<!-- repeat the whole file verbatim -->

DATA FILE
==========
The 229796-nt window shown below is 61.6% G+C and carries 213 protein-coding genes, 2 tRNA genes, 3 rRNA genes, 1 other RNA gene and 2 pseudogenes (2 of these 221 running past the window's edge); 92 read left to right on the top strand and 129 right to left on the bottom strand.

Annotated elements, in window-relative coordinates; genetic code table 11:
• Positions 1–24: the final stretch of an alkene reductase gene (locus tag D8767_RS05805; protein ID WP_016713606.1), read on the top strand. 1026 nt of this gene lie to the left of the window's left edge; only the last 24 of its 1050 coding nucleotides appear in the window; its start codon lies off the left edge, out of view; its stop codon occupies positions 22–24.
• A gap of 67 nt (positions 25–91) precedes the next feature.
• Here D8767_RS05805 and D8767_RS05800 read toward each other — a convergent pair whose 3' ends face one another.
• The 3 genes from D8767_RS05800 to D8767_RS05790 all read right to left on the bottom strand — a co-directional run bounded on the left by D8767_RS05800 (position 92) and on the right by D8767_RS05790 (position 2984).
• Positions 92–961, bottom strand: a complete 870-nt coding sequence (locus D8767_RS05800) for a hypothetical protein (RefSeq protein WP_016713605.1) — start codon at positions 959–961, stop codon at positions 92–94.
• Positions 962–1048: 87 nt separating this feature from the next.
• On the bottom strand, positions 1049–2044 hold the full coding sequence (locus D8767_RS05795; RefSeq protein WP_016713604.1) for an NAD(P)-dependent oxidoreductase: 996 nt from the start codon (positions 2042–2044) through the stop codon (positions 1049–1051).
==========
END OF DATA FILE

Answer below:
The 229796-nt window shown below is 61.6% G+C and carries 213 protein-coding genes, 2 tRNA genes, 3 rRNA genes, 1 other RNA gene and 2 pseudogenes (2 of these 221 running past the window's edge); 92 read left to right on the top strand and 129 right to left on the bottom strand.

Annotated elements, in window-relative coordinates; genetic code table 11:
• Positions 1–24: the final stretch of an alkene reductase gene (locus tag D8767_RS05805; protein ID WP_016713606.1), read on the top strand. 1026 nt of this gene lie to the left of the window's left edge; only the last 24 of its 1050 coding nucleotides appear in the window; its start codon lies off the left edge, out of view; its stop codon occupies positions 22–24.
• A gap of 67 nt (positions 25–91) precedes the next feature.
• Here D8767_RS05805 and D8767_RS05800 read toward each other — a convergent pair whose 3' ends face one another.
• The 3 genes from D8767_RS05800 to D8767_RS05790 all read right to left on the bottom strand — a co-directional run bounded on the left by D8767_RS05800 (position 92) and on the right by D8767_RS05790 (position 2984).
• Positions 92–961, bottom strand: a complete 870-nt coding sequence (locus D8767_RS05800) for a hypothetical protein (RefSeq protein WP_016713605.1) — start codon at positions 959–961, stop codon at positions 92–94.
• Positions 962–1048: 87 nt separating this feature from the next.
• On the bottom strand, positions 1049–2044 hold the full coding sequence (locus D8767_RS05795; RefSeq protein WP_016713604.1) for an NAD(P)-dependent oxidoreductase: 996 nt from the start codon (positions 2042–2044) through the stop codon (positions 1049–1051).